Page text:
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by David Truman

The big question of spiritual life

When it comes to spiritual life, the big question is . . .

"Am I fine and acceptable as I am -- or do I need to work to make myself good and loveable, and to make myself worthy in the sight of the Lord?"

And once we understand that we are good and loveable, as God made all His children to be, here's the second big question . . .

"If I'm fine and acceptable as I am, then why would I bother to do good works (or make efforts to live a good and righteous life)?"

That makes some sense. And, it's easy to see that "self-work" -- working on oneself, trying to improve oneself -- reinforces the basic assumptions that motivate the work in the first place: low self-image, unworthiness, etc. In that respect, self-work would tend to contradict our hard-won understanding that we already are fine and acceptable. Wouldn't it be far better than efforting, to simply accept that God made us perfect, and already loves us and accepts us as His beloved, worthy, and perfect children?

Why do good works?

There are many reasons your heart will readily recognize:

For the love of God: A lover of God wants to please God, by living in a righteous way, and by joyfully obeying Divine promptings to do good and loving deeds, moment to moment.

For the love of humanity: Goodness, and acts of goodness, help and heal our fellows, and make God, others, and ourselves happy.

For goodness' sake: Children of God love Good as well as God. Good works are natural to us, native to us, more compatible with us than wrongdoing.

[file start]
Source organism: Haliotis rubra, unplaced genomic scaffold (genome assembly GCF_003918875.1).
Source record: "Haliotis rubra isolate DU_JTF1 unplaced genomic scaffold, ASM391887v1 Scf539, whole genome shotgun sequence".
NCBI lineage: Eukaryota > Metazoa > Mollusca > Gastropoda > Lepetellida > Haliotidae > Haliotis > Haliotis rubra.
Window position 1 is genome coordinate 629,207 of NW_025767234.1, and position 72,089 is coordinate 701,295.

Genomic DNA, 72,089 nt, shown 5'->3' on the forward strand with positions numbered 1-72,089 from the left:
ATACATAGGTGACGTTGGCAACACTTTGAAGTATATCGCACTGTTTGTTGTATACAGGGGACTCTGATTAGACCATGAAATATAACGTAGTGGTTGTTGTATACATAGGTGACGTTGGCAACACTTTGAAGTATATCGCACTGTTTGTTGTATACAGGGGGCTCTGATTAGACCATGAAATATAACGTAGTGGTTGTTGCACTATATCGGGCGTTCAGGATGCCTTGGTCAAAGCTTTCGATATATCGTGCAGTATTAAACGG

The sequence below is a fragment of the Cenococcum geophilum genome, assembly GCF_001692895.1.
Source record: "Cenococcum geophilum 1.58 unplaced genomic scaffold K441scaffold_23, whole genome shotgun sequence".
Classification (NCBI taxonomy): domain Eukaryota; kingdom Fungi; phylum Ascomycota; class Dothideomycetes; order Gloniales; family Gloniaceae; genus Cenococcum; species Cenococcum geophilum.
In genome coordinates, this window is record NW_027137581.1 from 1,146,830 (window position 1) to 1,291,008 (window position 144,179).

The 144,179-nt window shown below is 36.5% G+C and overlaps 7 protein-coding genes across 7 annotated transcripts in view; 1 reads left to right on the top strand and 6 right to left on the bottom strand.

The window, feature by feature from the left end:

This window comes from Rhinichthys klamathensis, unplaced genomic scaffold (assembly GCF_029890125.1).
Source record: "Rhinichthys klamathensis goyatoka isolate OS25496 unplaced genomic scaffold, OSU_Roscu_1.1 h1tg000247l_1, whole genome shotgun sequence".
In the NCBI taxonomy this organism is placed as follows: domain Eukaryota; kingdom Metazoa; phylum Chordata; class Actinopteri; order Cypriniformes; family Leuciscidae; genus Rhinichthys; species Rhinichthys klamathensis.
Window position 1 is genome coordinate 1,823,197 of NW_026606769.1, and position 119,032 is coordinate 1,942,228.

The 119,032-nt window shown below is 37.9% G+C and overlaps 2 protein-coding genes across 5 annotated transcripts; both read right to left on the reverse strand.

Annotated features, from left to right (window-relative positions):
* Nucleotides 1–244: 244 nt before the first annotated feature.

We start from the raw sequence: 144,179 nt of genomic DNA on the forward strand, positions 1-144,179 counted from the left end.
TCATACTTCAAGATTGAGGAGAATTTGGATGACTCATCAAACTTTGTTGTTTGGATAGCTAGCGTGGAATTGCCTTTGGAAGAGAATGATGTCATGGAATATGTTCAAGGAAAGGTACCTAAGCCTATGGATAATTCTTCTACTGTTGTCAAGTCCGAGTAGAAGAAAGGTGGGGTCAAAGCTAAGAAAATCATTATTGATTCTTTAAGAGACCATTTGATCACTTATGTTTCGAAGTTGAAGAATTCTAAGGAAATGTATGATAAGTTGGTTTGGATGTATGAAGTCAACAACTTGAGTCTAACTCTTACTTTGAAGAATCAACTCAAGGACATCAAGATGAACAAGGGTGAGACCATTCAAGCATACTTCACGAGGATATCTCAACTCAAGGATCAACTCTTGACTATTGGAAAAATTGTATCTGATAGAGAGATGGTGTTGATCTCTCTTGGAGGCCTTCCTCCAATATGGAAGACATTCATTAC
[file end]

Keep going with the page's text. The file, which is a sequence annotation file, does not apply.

For our own sake: In our heart, in our own spirit, we object to error and applaud good works. To feel at peace in ourselves, and presentable to God and our fellows, we MUST work our way out of sin and into righteousness.

Avoiding the pitfall

However, we still have the problem noted earlier: that if we work to improve in a compensatory spirit, clinging to the idea that we are bad, the work will be ineffective. This reflects the true principle "compensation is wedded to its root." Therefore, our prescription for freedom is this:

1. DO good works.

2. DO NOT do them in the spirit of compensation, or to create worthiness in the eyes of God. Instead, do good works for reasons that are wholly positive.

Accept God's love

Righteous living need not deny God's present love for us, God's present acceptance of us. It is absolutely crucial to understand that.

EXAMPLE: It is beautiful if your spouse gets joy out of pleasing you, because they love you and desire your happiness. And you can easily understand why they would do so.

But how would it feel if your spouse were always working, in a spirit of insecurity and fear, to become WORTHY of your love? That would be, in some sense, a rejection or denial of your love. How sad that would be!

Love is a good reason to please another. Similarly, rightness is a good reason to work. Rightness is a good reason even to work on oneself, to adjust and uplevel one's habits and beliefs. But not to work on oneself in order to create oneself, or to make oneself worthy of God's love.

Do you see? The imprisoning tendency is to believe that if we work at all, or if we work in earnest, it must be because we "are bad." That, friends, is an outrageous lie! Note that people who think they are bad and needing improvement are not the only ones who work. Many great people, even saints -- indeed, saints most of all -- have worked, and worked hard. But they worked out of goodness, and for goodness sake, and for love's sake -- not because they thought they were bad, and were trying to earn God's acceptance. In that, they show us what is possible for us, and completely natural to us.

The good and beautiful way to live

So much of what this humanity needs to do, and what Heaven's guidance has been encouraging all these years, is this:

We should get OFF of believing we need to work in order to create who we are, in order to create the relationship to God -- and at the same time, we should embrace the need to work for the sake of righteousness and love.

We must curb the bad habit of associating work with penance, with the need to improve oneself, and with the need to earn the love of God, or the love of others. We must be able to do good works and know ourselves to be already good -- yes, all at the same time. That is the True Way, friends.